I can't believe 2017 is almost here. Between the Africa Photography Safari Tour in February, being a bear guide in Alaska for most of the summer, getting engaged to the love of my life, and a quick adventure to the Tetons, 2016 has gone by way too fast.
Here is an overview of the December 2016 newsletter:
Tip #1: BACK BUTTON FOCUS
I mentioned this in the last newsletter but it's worth sharing again. I have taught it to more people and they can not say enough positive things about it.
Back in the day I would get approximately 75-80% images that were in focus. Since switching to back button focus that number has jumped up to 95-98% crisp shots. I have taught this technique to others and once they switch, they have had similar results. When you are photographing in the cold, back button focus is even more vital since there is high probability your hands may be a bit shaky.
Tip #2: BE PREPARED
Do your research on your location before heading into the field. If you are going to be photographing for more than an hour or so, the weather may be totally different than what it was when you first got into the field. For example, when I left my house in Utah, it was a little cold (32*F). Over the course of the drive the temperature would fluctuate within 10 degrees. Upon arriving to the Tetons and it was -24 degrees. As in BELOW ZERO. It was VERY cold. Luckily I had prepared for the worst so even with the subzero temperature I was able to stay pretty comfortable.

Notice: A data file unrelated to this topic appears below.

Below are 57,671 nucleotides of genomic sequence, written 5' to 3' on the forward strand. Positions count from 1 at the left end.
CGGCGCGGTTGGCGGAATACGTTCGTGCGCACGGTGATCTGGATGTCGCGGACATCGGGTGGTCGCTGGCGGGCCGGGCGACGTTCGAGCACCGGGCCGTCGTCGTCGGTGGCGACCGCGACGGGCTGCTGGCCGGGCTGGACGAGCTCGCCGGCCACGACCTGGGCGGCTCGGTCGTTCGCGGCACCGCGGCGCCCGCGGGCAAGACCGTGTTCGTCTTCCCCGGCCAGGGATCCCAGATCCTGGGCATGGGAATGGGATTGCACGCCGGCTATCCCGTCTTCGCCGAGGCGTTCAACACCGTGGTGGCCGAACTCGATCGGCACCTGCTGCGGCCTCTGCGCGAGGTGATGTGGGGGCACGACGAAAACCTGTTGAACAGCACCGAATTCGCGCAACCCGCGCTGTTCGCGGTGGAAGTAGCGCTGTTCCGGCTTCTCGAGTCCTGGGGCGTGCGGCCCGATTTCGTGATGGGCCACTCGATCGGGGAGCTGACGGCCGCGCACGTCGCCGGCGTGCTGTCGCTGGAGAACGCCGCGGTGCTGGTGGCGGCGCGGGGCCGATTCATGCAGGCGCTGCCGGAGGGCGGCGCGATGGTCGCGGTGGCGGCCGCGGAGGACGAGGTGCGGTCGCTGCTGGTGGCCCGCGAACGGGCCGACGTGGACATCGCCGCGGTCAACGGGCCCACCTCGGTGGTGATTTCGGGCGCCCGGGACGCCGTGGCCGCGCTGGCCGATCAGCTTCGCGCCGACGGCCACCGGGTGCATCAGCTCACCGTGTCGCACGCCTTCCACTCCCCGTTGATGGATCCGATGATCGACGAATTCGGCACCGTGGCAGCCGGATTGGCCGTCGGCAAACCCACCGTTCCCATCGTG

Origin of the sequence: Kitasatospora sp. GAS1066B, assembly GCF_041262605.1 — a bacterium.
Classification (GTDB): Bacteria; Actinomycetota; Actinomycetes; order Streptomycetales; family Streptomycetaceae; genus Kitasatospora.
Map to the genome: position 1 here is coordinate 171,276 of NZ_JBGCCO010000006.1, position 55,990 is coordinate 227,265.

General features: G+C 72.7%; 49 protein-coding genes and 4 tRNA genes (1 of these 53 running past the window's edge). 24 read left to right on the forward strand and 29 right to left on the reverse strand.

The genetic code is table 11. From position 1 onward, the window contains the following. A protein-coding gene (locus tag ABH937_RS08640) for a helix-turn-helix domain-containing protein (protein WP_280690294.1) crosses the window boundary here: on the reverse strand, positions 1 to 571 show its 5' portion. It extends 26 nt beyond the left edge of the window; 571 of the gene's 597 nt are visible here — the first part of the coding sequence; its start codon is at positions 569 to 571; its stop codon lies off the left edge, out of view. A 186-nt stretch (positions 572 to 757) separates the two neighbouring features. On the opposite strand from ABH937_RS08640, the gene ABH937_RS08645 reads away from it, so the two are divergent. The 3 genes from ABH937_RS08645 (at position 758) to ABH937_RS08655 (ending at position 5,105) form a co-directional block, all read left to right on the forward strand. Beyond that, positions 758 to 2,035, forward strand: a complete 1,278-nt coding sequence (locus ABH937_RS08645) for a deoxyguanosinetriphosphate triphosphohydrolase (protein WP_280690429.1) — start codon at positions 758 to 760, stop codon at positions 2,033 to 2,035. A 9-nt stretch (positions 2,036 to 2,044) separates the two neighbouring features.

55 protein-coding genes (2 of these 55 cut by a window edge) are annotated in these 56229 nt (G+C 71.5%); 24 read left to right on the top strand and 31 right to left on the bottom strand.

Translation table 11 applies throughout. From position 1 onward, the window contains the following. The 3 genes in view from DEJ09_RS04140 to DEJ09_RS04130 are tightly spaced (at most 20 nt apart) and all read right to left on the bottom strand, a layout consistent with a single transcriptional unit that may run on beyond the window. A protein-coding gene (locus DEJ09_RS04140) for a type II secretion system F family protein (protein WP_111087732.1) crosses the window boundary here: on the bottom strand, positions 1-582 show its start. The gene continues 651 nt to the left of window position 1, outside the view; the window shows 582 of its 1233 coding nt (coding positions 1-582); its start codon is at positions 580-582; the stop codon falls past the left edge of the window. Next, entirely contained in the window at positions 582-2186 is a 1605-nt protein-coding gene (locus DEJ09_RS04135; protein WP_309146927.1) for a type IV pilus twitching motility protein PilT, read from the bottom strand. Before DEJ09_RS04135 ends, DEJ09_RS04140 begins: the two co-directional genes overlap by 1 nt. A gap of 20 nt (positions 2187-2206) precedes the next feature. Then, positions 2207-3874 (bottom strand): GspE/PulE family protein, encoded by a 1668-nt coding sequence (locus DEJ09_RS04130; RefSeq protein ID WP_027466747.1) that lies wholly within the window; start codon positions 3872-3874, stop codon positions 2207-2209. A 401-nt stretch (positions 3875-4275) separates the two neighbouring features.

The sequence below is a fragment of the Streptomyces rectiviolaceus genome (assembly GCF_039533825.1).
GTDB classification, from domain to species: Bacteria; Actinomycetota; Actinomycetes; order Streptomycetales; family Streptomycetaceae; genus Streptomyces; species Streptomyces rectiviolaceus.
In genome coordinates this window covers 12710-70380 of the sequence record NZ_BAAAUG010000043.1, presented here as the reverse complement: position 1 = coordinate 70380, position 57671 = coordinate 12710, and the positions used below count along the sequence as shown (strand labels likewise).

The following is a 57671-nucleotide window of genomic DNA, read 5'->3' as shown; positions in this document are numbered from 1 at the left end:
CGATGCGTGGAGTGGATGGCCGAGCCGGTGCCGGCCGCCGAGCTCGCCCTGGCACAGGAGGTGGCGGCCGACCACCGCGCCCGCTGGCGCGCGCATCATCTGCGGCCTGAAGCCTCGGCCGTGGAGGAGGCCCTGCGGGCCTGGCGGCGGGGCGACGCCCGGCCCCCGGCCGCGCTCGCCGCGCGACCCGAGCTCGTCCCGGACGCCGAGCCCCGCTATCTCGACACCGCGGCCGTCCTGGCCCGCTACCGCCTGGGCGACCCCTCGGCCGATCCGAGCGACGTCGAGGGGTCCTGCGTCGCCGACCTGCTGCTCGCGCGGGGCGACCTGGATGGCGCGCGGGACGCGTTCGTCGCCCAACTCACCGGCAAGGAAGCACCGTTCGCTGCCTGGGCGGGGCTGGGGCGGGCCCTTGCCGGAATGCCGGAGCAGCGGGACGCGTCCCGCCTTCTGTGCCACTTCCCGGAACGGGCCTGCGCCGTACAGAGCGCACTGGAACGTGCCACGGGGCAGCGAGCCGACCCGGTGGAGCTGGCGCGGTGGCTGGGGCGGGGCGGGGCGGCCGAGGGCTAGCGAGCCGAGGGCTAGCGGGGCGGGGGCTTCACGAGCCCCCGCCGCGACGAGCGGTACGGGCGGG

Tip #3: BATTERIES
If you are new to outdoor photography, you may or may not have given much thought into how outdoor temperature effect your gear. In extreme cold temperatures, you may be a surprised when you find your battery lifespan between charges will be cut in half in no time at all. To keep your batteries charged in the field, I recommend keeping the batteries against your body or in a pocket with hand warmers. I assure you, this will make all the difference during winter month shoots.
Tip #4: COLD WEATHER LENS CHANGES
When you are photographing in extreme cold conditions, batteries aren't the only thing you'll need to take into consideration. When you go from the cold outdoors and your vehicle/cabin/hotel and remove the lens from the camera body, chances are very good they will fog up. It will take some time to defog. In-field lens changes are typically fine as long as temperatures are constant (and assuming your environment is free of moisture and sand). Ultimately I recommend keeping the bodies and lens always mounted when possible.
I had a great time in the Tetons. While the temperatures were beyond freezing cold, I was happy for the opportunity to photograph some Rocky Mountain Goats, snow covered Bison, Moose, and Big Horn Sheep.